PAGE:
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I went to wildest Maine5 June 7th and got home
only yesterday. My letters awaited me here, so you had no word
formfromme. As I went direct
to Portland6 via New York7, I didn’t go near you. I had a glorious
time with Fremstad8 and when I left her
dropped down in Mary Jewett’s9
garden10 for a few days to recover and get
rested. While I was in Fremstad’s camp11 we
did things every mortal minute except when we were
asleep, and even then I dreamed hard. She fished as if she had no other means of
getting food; cleaned all the fish, swam like a walrus, rowed, tramped, cooked,
watered her garden. I was not much more than an audience—very little help, but it
was the grandest show of human vigor and grace I’ve ever watched. I feel as if I’d
lived for a long while with the wife of the Dying Gladiator in her husky husky prime, in deep German forests.
I think Thornton Oakley12 is a really big man.
He once did some wonderful things of Pittsburgh2 and the mills. He’s never commonplace. An illustrated
book on Provence13 would have more “drive” in
the market of a motor-mad world, than a book of essays; surely. And Scribners are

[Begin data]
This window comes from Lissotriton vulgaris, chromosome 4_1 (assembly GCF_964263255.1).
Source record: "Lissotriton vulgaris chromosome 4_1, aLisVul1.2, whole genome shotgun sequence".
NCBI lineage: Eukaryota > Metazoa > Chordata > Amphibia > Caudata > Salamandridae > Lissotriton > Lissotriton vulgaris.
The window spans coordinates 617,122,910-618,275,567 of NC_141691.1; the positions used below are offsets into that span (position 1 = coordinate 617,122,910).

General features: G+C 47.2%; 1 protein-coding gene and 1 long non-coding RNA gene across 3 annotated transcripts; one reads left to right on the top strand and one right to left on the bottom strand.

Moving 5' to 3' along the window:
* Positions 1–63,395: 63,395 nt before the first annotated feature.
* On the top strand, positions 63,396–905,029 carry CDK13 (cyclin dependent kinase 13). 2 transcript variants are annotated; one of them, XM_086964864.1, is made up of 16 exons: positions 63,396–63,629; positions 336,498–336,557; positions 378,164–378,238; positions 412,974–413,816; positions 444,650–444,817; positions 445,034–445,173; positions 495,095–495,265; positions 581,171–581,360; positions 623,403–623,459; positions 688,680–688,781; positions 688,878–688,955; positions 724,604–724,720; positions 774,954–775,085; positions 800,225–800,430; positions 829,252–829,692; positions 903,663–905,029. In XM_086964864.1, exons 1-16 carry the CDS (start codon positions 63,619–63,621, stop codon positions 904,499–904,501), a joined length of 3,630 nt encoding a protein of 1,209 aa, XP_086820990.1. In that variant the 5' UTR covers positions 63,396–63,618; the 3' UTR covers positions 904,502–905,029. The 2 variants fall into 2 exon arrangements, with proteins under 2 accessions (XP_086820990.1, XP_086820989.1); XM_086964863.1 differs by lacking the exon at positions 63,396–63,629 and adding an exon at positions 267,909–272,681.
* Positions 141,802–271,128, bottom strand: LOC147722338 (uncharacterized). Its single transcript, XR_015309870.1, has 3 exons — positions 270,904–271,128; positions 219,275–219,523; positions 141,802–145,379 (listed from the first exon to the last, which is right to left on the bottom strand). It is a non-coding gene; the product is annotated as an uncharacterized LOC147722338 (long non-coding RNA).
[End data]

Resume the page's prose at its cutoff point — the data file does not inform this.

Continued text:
the best people to handle such a book. I should think you could have an absolute
unity of treatment throughout the book, and at the end insert several historical studies for such as
cared would care for them,—among whom I am one.
The new review14 sounds promising. I wish we had something of that sort.
I am struggling to clear my desk and cannot more than salute you now. I shall be starting for the west soon, I fancy. I stayed in Maine longer than I meant to and now must begin to move rapidly. Miss McClung15 sends her greetings. She will probably go to Italy16 when I go to Wyoming17. I’ll let you know when I go and where. I’ve got to have a run out there before I do much more work.In haste, yours W. Miss Elizabeth Sergeant1 4 Hawthorn Road Brookline3 Mass. PITTSBURGH, PA2 JUN 23 1914 5-PM